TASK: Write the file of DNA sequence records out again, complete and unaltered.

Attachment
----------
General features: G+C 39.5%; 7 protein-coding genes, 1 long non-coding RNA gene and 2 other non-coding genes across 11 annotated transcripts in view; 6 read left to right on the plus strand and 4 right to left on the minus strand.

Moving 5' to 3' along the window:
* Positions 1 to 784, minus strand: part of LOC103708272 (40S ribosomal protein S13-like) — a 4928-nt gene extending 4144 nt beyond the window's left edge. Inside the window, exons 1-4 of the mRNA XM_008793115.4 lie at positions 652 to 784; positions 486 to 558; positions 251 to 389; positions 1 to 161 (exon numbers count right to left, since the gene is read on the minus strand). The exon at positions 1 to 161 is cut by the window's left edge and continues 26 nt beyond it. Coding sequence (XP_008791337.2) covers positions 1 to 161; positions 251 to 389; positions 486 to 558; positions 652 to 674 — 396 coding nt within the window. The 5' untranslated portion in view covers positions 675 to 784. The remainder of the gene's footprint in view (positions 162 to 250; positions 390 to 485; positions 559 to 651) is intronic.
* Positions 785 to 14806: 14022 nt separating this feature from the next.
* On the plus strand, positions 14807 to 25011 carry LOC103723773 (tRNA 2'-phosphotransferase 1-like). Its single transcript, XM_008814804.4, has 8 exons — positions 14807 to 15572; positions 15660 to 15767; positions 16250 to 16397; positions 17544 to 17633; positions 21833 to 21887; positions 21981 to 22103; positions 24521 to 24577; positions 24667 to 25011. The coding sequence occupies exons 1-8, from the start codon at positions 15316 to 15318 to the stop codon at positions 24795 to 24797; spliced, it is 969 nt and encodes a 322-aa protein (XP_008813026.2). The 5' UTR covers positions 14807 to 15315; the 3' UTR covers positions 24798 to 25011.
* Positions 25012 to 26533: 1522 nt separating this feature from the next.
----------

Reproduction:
General features: G+C 39.5%; 7 protein-coding genes, 1 long non-coding RNA gene and 2 other non-coding genes across 11 annotated transcripts in view; 6 read left to right on the plus strand and 4 right to left on the minus strand.

Moving 5' to 3' along the window:
* Positions 1 to 784, minus strand: part of LOC103708272 (40S ribosomal protein S13-like) — a 4928-nt gene extending 4144 nt beyond the window's left edge. Inside the window, exons 1-4 of the mRNA XM_008793115.4 lie at positions 652 to 784; positions 486 to 558; positions 251 to 389; positions 1 to 161 (exon numbers count right to left, since the gene is read on the minus strand). The exon at positions 1 to 161 is cut by the window's left edge and continues 26 nt beyond it. Coding sequence (XP_008791337.2) covers positions 1 to 161; positions 251 to 389; positions 486 to 558; positions 652 to 674 — 396 coding nt within the window. The 5' untranslated portion in view covers positions 675 to 784. The remainder of the gene's footprint in view (positions 162 to 250; positions 390 to 485; positions 559 to 651) is intronic.
* Positions 785 to 14806: 14022 nt separating this feature from the next.
* On the plus strand, positions 14807 to 25011 carry LOC103723773 (tRNA 2'-phosphotransferase 1-like). Its single transcript, XM_008814804.4, has 8 exons — positions 14807 to 15572; positions 15660 to 15767; positions 16250 to 16397; positions 17544 to 17633; positions 21833 to 21887; positions 21981 to 22103; positions 24521 to 24577; positions 24667 to 25011. The coding sequence occupies exons 1-8, from the start codon at positions 15316 to 15318 to the stop codon at positions 24795 to 24797; spliced, it is 969 nt and encodes a 322-aa protein (XP_008813026.2). The 5' UTR covers positions 14807 to 15315; the 3' UTR covers positions 24798 to 25011.
* Positions 25012 to 26533: 1522 nt separating this feature from the next.